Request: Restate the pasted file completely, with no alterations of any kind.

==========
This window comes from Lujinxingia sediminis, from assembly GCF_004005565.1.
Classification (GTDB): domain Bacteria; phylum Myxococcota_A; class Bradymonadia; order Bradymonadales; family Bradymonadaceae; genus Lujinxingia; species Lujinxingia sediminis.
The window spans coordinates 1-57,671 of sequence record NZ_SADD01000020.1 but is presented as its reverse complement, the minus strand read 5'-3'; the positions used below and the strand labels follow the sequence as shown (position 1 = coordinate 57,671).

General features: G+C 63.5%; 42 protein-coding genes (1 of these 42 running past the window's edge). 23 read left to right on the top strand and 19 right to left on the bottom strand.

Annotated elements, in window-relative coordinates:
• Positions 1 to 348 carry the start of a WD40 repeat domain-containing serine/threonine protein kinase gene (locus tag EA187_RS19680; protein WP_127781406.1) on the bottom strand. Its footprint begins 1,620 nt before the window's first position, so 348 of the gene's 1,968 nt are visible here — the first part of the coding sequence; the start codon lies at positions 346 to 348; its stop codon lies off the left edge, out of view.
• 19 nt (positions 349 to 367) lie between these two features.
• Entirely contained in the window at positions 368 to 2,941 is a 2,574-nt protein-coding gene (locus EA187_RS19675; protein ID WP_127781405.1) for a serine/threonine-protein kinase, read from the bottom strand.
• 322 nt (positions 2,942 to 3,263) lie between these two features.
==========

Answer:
This window comes from Lujinxingia sediminis, from assembly GCF_004005565.1.
Classification (GTDB): domain Bacteria; phylum Myxococcota_A; class Bradymonadia; order Bradymonadales; family Bradymonadaceae; genus Lujinxingia; species Lujinxingia sediminis.
The window spans coordinates 1-57,671 of sequence record NZ_SADD01000020.1 but is presented as its reverse complement, the minus strand read 5'-3'; the positions used below and the strand labels follow the sequence as shown (position 1 = coordinate 57,671).

General features: G+C 63.5%; 42 protein-coding genes (1 of these 42 running past the window's edge). 23 read left to right on the top strand and 19 right to left on the bottom strand.

Annotated elements, in window-relative coordinates:
• Positions 1 to 348 carry the start of a WD40 repeat domain-containing serine/threonine protein kinase gene (locus tag EA187_RS19680; protein WP_127781406.1) on the bottom strand. Its footprint begins 1,620 nt before the window's first position, so 348 of the gene's 1,968 nt are visible here — the first part of the coding sequence; the start codon lies at positions 346 to 348; its stop codon lies off the left edge, out of view.
• 19 nt (positions 349 to 367) lie between these two features.
• Entirely contained in the window at positions 368 to 2,941 is a 2,574-nt protein-coding gene (locus EA187_RS19675; protein ID WP_127781405.1) for a serine/threonine-protein kinase, read from the bottom strand.
• 322 nt (positions 2,942 to 3,263) lie between these two features.